Here I am a few generations later, with the same traditional knowledge, skills and talent in my blood memory inherited from my long, matrilineal line of Inuit Women, my Gwich’in grandmother and her bloodline. These ancient skills and natural talent combined with my contemporary studies and training in hairstyling, fashion, fine art and education allow me to create luxury, Inuvialuit couture garments, accessories, adornment, artwork and cultural education under my own fashion label and business Taalrumiq. Taalrumiq is my traditional Inuvialuit name, named after my great-Naanak in the customary Inuvialuit way by local elders in my community when I was a baby. It took me my whole life to accept, reclaim and love my Inuvialuit name. The Canadian Government dehumanized us, taking away our Inuit names replacing them with letters and numbers on leather discs worn around our necks like dog tags, in addition to being assigned random English names and birthdates. My Mother was ‘W.3-1241.’ W for the Western arctic, area 3 and the 1241st Inuvialuk to be registered. Despite this, many Inuvialuit have both English and traditional names, and though our traditional names may not be on ‘official’ government documents and identification, they are still valid and true names that carry meaning, acknowledge our ancestral lineage and strengthen our Indigenous identity. This part of our history is important to remember, not only for us but for all Canadians. This is part of why my label is called Taalrumiq. We also believe that you take on personality traits and characteristics of your atiq (namesake) and having touched and seen some of my atiq’s traditional skin and fur sewing and preferences for bright, bold accent colours, I believe this is true!
When we work with fur, the scent, feel, process and completed products are a sense of nostalgia, pride, satisfaction and love. Nostalgia as many of us have memories sitting and sewing with our mothers, grandmothers, elders and women in our community. Pride and satisfaction in a beautiful product made by our own hands, complete with nicks from the needle and marks from pleating the fur and hide and pulling the thread taut. Love because in our culture, to sew for someone is to love them. You want them to be warm and comfortable in traditionally made custom fit garments, mittens, mukluks and hats. And there is something to be said about wearing traditional clothes that makes you stand taller and prouder. Many of us think fondly of a piece of traditional clothing or accessory made specifically for us by a loved one, made to be comfy and warm, literally wrapped in love. This is the same way we sew today.
In exchange for Panos sharing industry knowledge and techniques, we shared traditional knowledge, our cultural experiences of life in the Arctic and of course some teasing. We always tease when we like someone! We tried to convince Panos to move north (Move to Inuvik! Your wife and daughters will love it!) as we appreciate and respect his willingness to share his expertise. As a group, we could not get over the immutable fact that what we consider a valuable part of beaver fur (spine) for moccasin or mitten trim because of its ability to withstand wear and tear, was to Panos an unattractive part and avoided in his work!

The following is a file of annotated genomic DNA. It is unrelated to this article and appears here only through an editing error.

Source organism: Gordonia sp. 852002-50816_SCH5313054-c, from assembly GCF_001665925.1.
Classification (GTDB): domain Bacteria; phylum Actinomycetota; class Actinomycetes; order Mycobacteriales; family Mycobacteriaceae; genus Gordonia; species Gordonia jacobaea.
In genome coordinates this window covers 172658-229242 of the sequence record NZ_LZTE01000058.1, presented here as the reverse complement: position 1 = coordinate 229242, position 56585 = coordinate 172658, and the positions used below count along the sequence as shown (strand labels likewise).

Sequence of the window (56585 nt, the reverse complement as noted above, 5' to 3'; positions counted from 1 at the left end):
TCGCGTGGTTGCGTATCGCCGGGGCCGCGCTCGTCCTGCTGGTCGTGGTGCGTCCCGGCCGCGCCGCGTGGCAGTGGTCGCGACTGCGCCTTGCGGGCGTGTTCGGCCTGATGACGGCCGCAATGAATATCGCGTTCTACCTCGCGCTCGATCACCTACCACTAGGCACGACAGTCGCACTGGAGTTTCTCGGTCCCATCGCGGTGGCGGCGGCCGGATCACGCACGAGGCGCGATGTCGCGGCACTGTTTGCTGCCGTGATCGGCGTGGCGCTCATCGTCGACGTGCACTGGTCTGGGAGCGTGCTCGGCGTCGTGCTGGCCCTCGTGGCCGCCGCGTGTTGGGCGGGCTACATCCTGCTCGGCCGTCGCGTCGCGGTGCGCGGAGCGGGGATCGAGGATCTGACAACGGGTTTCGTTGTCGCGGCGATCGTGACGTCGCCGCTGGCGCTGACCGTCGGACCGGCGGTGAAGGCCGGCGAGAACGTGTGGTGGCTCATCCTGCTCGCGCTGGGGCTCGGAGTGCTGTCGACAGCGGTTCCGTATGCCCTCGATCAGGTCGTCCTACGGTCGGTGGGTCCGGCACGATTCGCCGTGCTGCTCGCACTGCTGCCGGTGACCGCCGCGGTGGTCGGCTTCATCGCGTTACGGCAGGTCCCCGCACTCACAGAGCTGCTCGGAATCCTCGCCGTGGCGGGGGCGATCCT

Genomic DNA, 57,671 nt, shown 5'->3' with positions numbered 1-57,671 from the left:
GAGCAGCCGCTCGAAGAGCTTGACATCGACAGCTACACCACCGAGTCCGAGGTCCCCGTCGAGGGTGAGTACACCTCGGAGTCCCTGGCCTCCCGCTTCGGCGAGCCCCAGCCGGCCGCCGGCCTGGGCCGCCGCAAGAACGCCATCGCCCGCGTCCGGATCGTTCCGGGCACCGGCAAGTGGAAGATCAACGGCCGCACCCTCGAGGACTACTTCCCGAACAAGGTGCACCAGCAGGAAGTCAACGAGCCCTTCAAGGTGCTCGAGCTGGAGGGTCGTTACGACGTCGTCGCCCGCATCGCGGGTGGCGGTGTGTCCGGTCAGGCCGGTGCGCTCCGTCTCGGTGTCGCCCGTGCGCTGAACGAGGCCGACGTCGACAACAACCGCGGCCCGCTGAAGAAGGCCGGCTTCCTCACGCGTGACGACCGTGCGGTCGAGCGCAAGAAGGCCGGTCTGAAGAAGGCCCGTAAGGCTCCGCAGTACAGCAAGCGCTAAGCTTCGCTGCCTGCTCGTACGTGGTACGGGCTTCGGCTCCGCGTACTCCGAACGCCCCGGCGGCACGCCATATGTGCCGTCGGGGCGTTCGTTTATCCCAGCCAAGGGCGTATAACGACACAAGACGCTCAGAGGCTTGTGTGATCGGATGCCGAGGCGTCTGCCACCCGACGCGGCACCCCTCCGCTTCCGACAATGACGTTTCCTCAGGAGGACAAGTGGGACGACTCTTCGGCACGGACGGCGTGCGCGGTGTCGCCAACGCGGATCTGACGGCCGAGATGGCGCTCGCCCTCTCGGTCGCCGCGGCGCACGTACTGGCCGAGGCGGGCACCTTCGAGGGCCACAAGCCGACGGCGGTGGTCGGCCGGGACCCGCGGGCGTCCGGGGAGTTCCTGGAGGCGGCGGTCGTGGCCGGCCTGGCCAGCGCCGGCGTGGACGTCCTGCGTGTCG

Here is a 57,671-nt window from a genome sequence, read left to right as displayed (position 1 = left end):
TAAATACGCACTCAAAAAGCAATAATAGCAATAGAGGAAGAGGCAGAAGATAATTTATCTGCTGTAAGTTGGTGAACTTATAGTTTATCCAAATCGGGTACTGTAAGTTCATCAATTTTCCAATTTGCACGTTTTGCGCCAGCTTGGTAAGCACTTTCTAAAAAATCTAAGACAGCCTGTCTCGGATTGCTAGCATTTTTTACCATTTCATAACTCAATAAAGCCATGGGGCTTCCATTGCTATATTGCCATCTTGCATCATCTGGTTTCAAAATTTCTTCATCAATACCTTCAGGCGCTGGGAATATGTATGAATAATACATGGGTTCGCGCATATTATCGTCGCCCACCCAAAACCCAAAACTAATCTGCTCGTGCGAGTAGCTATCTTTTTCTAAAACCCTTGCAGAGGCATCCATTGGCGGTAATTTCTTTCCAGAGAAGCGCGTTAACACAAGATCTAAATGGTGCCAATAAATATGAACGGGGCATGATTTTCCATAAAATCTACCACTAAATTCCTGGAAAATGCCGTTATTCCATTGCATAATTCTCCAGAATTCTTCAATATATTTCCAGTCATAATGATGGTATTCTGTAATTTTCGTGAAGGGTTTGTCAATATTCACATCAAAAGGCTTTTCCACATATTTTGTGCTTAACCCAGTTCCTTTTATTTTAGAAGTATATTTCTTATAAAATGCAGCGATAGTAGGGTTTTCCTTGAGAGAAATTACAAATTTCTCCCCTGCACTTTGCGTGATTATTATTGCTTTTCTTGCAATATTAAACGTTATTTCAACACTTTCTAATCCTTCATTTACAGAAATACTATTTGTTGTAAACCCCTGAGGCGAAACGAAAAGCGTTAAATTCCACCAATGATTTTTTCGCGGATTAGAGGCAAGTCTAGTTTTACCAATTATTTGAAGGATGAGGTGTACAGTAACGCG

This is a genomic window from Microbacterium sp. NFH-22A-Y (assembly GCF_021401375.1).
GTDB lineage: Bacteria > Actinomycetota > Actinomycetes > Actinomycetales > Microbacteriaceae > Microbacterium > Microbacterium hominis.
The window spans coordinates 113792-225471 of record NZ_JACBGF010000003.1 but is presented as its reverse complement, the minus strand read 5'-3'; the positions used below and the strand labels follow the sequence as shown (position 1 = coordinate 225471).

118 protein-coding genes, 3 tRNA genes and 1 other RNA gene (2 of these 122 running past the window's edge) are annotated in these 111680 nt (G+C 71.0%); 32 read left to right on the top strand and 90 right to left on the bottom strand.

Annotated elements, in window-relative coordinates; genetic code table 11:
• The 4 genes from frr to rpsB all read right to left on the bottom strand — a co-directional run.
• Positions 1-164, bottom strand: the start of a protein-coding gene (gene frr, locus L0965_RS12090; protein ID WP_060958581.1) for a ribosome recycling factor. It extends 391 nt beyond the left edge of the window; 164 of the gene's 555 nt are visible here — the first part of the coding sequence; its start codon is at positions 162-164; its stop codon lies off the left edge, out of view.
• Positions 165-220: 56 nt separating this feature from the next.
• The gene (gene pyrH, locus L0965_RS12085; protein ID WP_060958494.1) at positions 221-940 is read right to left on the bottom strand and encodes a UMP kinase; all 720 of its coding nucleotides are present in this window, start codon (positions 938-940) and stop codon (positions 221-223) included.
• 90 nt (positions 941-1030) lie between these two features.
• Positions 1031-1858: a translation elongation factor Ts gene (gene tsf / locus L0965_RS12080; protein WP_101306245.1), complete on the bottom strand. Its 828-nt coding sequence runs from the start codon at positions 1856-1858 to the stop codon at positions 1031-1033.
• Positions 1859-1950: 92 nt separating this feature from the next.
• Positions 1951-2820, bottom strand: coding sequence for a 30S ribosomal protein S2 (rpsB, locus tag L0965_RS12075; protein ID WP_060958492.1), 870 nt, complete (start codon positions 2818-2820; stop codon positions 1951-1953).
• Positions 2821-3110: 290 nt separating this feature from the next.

As the week went on, we learned that Canada has never produced a female furrier according to industry standards; however, we all know women in our communities who hunt, trap, process their own furs and are excellent seamstresses. In fact, one of the attendees was none other than Eleanor Elias, a well known and respected expert trapper, huntress and seamstress. A role model we all looked up to who was did amazing things during her time living out on the land. We also heard from Panos that Canada has the world’s best quality furs. This we agree on as we know from experience that our high quality furs allowed our ancestors to survive and help visitors to our lands survive, and sparked the fur trade upon which Canada was built.
So, where do we go from here? In the current decline of the fur industry due to factors such as animal rights activism against fur, lower demand for fur products and laws that prevent exporting certain fur types, what is the future of the fur industry? As Indigenous people we are in a unique position to participate in, support, educate and promote and benefit economically from fur and the fur industry. What can this look like? Perhaps investing in a professional furrier training program in Canada? Agreements and partnerships with various Indigenous groups to have fur cooperatives and offer contemporary fur garment construction programs? Remove restrictions on fur trade across international borders? Have animal rights activists visit Tuktuuyaqtuuq in -50°C (-58° F) winters with extreme windchill so they truly appreciate the value and necessity of fur and stop vilifying fur providers and consumers?
While I don’t know the future of the global fur industry, I do understand the importance of fur to our people and communities. I have spent a significant amount of time creating compelling digital content in short format videos to educate and demonstrate the practicality of fur in real life situations and its importance in my culture. I know that Inuvialuit, Gwich’in and other Indigenous people have used and relied upon fur and fur products since time immemorial. We will continue to do so in order to practice our culture, traditions and out of absolute necessity. We are also a modern people with a right to participate in the global economy and offer a variety of contemporary fur products and clothing.
As a consumer you can support the fur industry by purchasing Indigenous made and designed fur products, follow Fur Canada social media and truthaboutfur.com blogs to learn more about the fur industry and standards. Follow and learn from various Indigenous Artists, Designers and Nations, many of whom are on various social media platforms. When you purchase fur garments and accessories you are purchasing slow fashion, high quality heirloom pieces that will last for generations. Fur pieces that are sustainable, biodegradable, warm, luxurious and much better for the environment than faux fur. Proudly wear your furs!
Taalrumiq Christina King Find me on tiktok, Facebook, Instagram, twitter, YT, LinkedIn @taalrumiq